Moist soil and humid air within a sub floor makes ideal conditions for termites to forage and attack timbers.  There is also the strong possibility that fungal decay will damage structural timbers.

This is why there are Building Codes and Australian Standards for sub floor ventilation. The Building Code states, to be effective and acceptable, the sub floor construction must:

  • Have evenly spaced openings
  • Be free of building debris and vegetation
  • Provide cross ventilation
  • Contain no dead air space
  • Be graded to prevent ponding and be above the external ground level

The Australia Standards 3660.1.2014 specifies a minimal clearance between the ground and the underside of the sub floor. The recommendation is that there is a clearance of 400mm, except for the last 2 meters around the perimeter, where it can slope up to 150mm near the footings.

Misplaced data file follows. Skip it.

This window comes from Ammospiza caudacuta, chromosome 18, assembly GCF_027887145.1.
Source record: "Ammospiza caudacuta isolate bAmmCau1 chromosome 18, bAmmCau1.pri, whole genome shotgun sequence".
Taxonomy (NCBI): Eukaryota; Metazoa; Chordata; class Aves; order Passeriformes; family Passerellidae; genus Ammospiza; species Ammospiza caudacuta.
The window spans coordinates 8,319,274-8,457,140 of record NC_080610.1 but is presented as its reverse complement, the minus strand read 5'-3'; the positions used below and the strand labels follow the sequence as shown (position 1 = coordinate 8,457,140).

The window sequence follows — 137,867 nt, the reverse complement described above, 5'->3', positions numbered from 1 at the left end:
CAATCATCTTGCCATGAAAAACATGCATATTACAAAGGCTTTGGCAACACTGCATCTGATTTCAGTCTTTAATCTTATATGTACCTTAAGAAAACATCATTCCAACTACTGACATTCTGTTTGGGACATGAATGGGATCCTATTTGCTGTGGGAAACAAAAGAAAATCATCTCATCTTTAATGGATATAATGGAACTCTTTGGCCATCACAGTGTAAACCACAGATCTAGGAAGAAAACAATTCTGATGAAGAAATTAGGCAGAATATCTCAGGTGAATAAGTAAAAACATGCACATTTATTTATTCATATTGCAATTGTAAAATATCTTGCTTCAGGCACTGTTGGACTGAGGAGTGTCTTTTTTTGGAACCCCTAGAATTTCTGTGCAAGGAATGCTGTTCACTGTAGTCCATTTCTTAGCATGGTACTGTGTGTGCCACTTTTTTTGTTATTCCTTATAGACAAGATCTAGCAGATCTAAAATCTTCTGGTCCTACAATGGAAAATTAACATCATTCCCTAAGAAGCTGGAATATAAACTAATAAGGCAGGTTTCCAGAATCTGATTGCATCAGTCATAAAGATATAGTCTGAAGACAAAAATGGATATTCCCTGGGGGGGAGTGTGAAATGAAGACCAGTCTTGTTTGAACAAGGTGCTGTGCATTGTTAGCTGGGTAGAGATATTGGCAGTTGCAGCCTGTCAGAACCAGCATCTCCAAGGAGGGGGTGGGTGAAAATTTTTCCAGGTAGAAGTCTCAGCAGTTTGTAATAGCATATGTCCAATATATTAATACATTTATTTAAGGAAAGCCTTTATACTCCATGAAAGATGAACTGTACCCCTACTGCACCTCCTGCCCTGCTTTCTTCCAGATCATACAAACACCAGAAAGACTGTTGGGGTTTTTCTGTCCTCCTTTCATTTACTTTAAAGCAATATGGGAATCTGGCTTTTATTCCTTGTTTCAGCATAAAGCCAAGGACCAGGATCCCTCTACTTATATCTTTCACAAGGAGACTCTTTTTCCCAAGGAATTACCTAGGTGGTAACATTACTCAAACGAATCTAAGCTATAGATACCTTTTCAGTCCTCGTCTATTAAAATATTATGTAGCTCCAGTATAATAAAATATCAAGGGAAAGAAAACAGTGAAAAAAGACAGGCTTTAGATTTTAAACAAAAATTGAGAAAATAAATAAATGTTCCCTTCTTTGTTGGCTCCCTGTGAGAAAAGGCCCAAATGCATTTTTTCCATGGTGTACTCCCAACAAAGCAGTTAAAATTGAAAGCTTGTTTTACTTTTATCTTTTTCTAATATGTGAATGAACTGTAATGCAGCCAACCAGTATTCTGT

Sub floor ventilation diagram

Recommended openings

To ensure there is adequate “cross ventilation” the Australian Standards recommend certain openings in the external wall. As South East Queensland is deemed to be in the Climate Zone 3, the openings should comply with these calculation:

Ventilation specifics

Types of vents and their surface areas that are open for air flow.

Vents picture - sub floor ventilation

Older type of vents might not comply with the recommended openings. If there is a history of dampness under your house, then you should strongly consider repalcing the vents to allow better air flow. Sometimes, an electric fan needs to be installed to enhance air flow.

If you have any questions, please don’t hesiate to call one of our friendly team members on 3088 2100